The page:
I am approximately 8 days away from embarking on the craziest, scariest, most exciting, most challenging, most satisfying adventure of my life. And I have been reflecting on how I got here, what my greatest fears are, and what my greatest hopes are. My greatest fear is the unknown– missing out on all the known adventures and opportunities here while not knowing which ones are out there (but knowing that, with God’s call being as strong and as sure as it is, there are unimaginable adventures out there). And my greatest hope is that this uncomfortable will soon become my comfortable— that I will be able to use my gifts, strengths, passions, and graces in ways which I have never been able to. That I will be able to discover my gifts, strengths, passions, and graces more and more and understand how they fit into God’s kingdom unifying work. But, for now, all I can do is imagine and dream. So, I am doing that. And, I am sharing the essay (or at least most of it) that helped get me into this school and (somehow by some still unknown act of God) got me a full tuition scholarship to this school. Because He is working in my uncomfortable still, even as it starts to become my comfortable:
Had you asked me two years ago where I would be today, I would not have said here. I probably would not have said applying to seminary or beginning the ordination process in the Free Methodist church. But, if I know anything about God, it is He calls us to the unknown.
I was raised in a Christian home. My favorite extra-curricular activity in high school had me memorizing entire books of the Bible. I could challenge my Pastors in theological debates and always had a Scriptural reference to back up my position. In fact, I was quite annoying in youth group and Sunday School because I would always have an answer, and I would get frustrated when the other kids did not understand something that, to me, seemed so obviously clear about Scripture. So, when I told people I was going to seminary, nobody was surprised. Well, no one except for me.
I began my undergraduate career pursuing a chemistry degree. I never knew what I wanted to do with my life, and I was good at all the subjects I had studied in High School, so I decided to study Chemistry. Until day one of freshman year when I began to wrestle with my choice.
I was taking an introductory Old Testament course which was one of the easiest A’s I’ve ever gotten. But it was one of the most challenging classes I ever took. Everyday my professor challenged the way I thought, what I had learned growing up, and what I thought I knew about the Bible. And I loved it. There was a day I almost forgot to go to classes because I was engrossed in my study. And from day one, my professor continuously told me she knew I would eventually change my major to Biblical studies or religion and philosophy or ministry. But, I didn’t. Or at least not right away.
The next semester, I had the same professor for New Testament, and she continued to insist I would change my major. I had been wrestling so much with myself because deep down I knew I should not be studying chemistry. I loved studying the Bible too much and studying chemistry not enough. So, I eventually decided to change my major.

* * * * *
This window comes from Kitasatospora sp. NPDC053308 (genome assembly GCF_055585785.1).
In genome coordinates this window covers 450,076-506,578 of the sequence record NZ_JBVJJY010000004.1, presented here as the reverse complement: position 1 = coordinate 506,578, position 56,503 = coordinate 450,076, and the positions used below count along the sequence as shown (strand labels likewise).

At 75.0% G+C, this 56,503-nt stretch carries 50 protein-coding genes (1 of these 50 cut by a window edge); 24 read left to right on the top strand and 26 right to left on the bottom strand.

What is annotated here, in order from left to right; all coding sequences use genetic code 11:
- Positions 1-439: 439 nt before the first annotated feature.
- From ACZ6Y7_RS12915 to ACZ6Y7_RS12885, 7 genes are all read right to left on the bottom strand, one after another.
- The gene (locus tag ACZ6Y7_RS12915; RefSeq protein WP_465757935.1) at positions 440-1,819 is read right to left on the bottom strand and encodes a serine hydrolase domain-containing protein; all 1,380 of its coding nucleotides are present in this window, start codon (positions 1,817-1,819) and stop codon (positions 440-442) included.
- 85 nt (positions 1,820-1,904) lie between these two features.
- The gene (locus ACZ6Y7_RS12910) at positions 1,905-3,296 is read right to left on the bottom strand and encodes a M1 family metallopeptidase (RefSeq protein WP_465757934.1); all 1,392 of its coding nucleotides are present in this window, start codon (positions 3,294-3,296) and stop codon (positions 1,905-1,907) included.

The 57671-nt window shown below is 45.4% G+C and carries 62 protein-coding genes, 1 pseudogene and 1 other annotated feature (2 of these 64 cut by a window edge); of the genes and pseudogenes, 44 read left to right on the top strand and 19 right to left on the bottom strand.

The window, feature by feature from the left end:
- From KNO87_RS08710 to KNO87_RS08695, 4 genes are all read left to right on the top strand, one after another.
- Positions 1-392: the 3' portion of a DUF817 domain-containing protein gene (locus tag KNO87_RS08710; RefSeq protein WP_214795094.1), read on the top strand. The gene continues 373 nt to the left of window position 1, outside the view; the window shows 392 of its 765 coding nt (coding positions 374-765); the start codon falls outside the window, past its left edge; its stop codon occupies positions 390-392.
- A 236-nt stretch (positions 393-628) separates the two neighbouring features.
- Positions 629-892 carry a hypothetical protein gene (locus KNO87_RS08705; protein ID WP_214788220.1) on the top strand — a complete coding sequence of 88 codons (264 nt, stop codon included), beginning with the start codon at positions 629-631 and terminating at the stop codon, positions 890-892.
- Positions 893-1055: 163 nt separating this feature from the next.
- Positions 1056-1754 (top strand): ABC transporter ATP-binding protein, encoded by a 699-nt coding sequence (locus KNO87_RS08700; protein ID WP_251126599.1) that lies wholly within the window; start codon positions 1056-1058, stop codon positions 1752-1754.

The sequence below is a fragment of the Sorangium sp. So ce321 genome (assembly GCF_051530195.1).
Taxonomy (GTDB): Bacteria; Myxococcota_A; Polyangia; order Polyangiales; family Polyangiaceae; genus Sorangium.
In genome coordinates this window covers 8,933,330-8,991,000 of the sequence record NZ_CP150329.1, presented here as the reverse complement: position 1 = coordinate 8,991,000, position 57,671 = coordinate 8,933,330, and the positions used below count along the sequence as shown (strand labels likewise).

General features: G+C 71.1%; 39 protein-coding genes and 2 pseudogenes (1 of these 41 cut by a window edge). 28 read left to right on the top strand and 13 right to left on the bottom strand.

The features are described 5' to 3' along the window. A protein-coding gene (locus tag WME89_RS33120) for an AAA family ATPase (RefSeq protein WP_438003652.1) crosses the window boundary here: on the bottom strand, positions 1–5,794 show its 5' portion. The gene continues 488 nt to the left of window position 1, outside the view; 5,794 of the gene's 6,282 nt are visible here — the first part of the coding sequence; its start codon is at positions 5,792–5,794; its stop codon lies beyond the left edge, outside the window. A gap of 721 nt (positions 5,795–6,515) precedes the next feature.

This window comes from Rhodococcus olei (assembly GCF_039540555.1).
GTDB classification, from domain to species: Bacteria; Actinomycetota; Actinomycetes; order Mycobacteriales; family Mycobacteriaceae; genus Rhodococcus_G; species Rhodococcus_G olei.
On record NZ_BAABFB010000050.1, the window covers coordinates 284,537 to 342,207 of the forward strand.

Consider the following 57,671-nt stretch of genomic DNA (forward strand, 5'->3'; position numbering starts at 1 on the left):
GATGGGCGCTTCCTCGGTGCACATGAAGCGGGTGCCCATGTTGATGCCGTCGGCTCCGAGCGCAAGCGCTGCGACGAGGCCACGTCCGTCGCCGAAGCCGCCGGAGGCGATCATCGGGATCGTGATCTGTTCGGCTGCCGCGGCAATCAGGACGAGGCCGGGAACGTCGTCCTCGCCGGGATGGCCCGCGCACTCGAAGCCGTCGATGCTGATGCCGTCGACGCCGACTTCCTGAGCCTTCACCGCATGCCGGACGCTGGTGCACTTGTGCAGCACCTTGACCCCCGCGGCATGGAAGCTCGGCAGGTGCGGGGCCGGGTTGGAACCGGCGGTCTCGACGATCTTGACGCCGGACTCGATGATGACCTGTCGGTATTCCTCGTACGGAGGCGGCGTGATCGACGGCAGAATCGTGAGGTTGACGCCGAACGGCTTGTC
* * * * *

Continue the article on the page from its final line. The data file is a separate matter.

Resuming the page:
After that, I no longer wrestled with what I wanted to study, but rather what I wanted to do after I graduated. But, after many conversations and much prayer, I knew that I was going to seminary.
What I did not know was what I wanted to study and what my goal was after graduating from seminary. I thought about studying to become a Pastor, but I did not really think I would make a good Pastor. I thought about just going for a degree in theology or Biblical studies so I could live in the world of academia—get my PhD, teach at universities, write books. A part of me wanted to get away from my hometown, but a part of me was afraid to leave everything I have ever known. I dreamed of living amidst the academics of the world and spending my days debating deep theological principles, but I also dreamed of walking amidst the poorest slums of the world loving people. I imagined teaching college students like myself and allowing my passion to remind them of their own, as my professor had done for me, but I also imagined standing up in front of a church on Sunday morning reassuring them that, despite their brokenness, God loves them. I wanted to write books and study deeply, but I also wanted to pastor the people and devote myself to serving them. The problem was, I struggled with the Church because I saw how much we get wrong, how much we do not look like the Biblical example, and I was not sure if I wanted to fight to fix it or if I wanted to work outside of it to train other young people to fight to fix it. But, I also struggled with the world of academia because I did not want to simply teach others how to get their hands dirty in ministry to fix the Church and help the world—I wanted to help do it myself—and I did not want to study the Scriptures just to teach others how to study them for fear that I would forget their power in my life and therefore cease to allow them to impact the way I live.
So, here I am. A local ministerial candidate in the Free Methodist church, applying to seminary, and preparing to go somewhere so far out of my comfort zone I can not even see my comfort zone. And, I am still unsure exactly where I am going to end up and what I will end up doing. But, I know that my call—whether it be to a pulpit, a classroom, a Kenyan slum, or some other traditional or non-traditional ministry context—is to be an image-bearer of God by sharing with others the truth of His Word and helping them come to an understanding of how they fit into the world as they seek to use their gifts to further His kingdom.